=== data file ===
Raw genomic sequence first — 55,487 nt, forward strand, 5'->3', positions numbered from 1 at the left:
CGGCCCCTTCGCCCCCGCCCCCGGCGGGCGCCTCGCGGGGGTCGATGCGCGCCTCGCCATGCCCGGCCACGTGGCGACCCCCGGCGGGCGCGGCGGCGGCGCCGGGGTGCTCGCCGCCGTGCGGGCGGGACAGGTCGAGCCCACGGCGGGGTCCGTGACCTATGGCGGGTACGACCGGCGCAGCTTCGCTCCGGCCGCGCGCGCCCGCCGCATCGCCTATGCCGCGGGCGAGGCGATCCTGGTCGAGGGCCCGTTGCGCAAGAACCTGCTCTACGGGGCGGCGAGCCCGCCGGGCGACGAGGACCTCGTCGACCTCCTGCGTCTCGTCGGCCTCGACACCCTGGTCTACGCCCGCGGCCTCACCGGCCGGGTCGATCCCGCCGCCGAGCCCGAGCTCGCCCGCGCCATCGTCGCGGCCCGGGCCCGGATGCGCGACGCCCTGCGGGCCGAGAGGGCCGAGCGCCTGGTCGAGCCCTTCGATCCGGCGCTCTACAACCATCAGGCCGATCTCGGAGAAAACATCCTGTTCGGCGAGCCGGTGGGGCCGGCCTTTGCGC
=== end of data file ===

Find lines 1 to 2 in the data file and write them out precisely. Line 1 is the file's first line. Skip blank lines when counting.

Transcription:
Raw genomic sequence first — 55,487 nt, forward strand, 5'->3', positions numbered from 1 at the left:
CGGCCCCTTCGCCCCCGCCCCCGGCGGGCGCCTCGCGGGGGTCGATGCGCGCCTCGCCATGCCCGGCCACGTGGCGACCCCCGGCGGGCGCGGCGGCGGCGCCGGGGTGCTCGCCGCCGTGCGGGCGGGACAGGTCGAGCCCACGGCGGGGTCCGTGACCTATGGCGGGTACGACCGGCGCAGCTTCGCTCCGGCCGCGCGCGCCCGCCGCATCGCCTATGCCGCGGGCGAGGCGATCCTGGTCGAGGGCCCGTTGCGCAAGAACCTGCTCTACGGGGCGGCGAGCCCGCCGGGCGACGAGGACCTCGTCGACCTCCTGCGTCTCGTCGGCCTCGACACCCTGGTCTACGCCCGCGGCCTCACCGGCCGGGTCGATCCCGCCGCCGAGCCCGAGCTCGCCCGCGCCATCGTCGCGGCCCGGGCCCGGATGCGCGACGCCCTGCGGGCCGAGAGGGCCGAGCGCCTGGTCGAGCCCTTCGATCCGGCGCTCTACAACCATCAGGCCGATCTCGGAGAAAACATCCTGTTCGGCGAGCCGGTGGGGCCGGCCTTTGCGC